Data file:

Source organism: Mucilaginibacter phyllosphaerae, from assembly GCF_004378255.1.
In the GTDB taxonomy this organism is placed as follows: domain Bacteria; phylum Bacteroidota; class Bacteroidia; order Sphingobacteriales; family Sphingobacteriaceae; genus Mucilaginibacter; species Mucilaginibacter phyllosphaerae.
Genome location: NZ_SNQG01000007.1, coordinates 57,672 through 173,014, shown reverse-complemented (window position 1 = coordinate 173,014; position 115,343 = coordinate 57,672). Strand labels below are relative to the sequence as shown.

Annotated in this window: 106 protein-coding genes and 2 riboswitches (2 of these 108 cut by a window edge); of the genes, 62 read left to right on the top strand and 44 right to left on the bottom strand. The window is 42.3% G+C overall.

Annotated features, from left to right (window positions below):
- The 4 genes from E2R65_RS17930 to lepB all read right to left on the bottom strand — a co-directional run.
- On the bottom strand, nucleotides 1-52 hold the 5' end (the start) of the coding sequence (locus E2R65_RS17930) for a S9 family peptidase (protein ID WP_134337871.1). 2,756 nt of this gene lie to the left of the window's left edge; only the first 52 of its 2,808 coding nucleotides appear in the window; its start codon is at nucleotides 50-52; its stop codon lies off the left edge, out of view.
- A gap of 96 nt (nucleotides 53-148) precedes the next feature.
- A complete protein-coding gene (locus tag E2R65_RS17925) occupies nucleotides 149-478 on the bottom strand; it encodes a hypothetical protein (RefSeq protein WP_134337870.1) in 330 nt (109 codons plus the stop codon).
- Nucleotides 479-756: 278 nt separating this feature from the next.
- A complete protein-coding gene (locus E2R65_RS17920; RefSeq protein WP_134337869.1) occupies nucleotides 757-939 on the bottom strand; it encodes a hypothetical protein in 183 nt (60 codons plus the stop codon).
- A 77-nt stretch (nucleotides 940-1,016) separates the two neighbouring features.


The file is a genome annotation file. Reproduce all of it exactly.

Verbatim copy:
Source organism: Mucilaginibacter phyllosphaerae, from assembly GCF_004378255.1.
In the GTDB taxonomy this organism is placed as follows: domain Bacteria; phylum Bacteroidota; class Bacteroidia; order Sphingobacteriales; family Sphingobacteriaceae; genus Mucilaginibacter; species Mucilaginibacter phyllosphaerae.
Genome location: NZ_SNQG01000007.1, coordinates 57,672 through 173,014, shown reverse-complemented (window position 1 = coordinate 173,014; position 115,343 = coordinate 57,672). Strand labels below are relative to the sequence as shown.

Annotated in this window: 106 protein-coding genes and 2 riboswitches (2 of these 108 cut by a window edge); of the genes, 62 read left to right on the top strand and 44 right to left on the bottom strand. The window is 42.3% G+C overall.

Annotated features, from left to right (window positions below):
- The 4 genes from E2R65_RS17930 to lepB all read right to left on the bottom strand — a co-directional run.
- On the bottom strand, nucleotides 1-52 hold the 5' end (the start) of the coding sequence (locus E2R65_RS17930) for a S9 family peptidase (protein ID WP_134337871.1). 2,756 nt of this gene lie to the left of the window's left edge; only the first 52 of its 2,808 coding nucleotides appear in the window; its start codon is at nucleotides 50-52; its stop codon lies off the left edge, out of view.
- A gap of 96 nt (nucleotides 53-148) precedes the next feature.
- A complete protein-coding gene (locus tag E2R65_RS17925) occupies nucleotides 149-478 on the bottom strand; it encodes a hypothetical protein (RefSeq protein WP_134337870.1) in 330 nt (109 codons plus the stop codon).
- Nucleotides 479-756: 278 nt separating this feature from the next.
- A complete protein-coding gene (locus E2R65_RS17920; RefSeq protein WP_134337869.1) occupies nucleotides 757-939 on the bottom strand; it encodes a hypothetical protein in 183 nt (60 codons plus the stop codon).
- A 77-nt stretch (nucleotides 940-1,016) separates the two neighbouring features.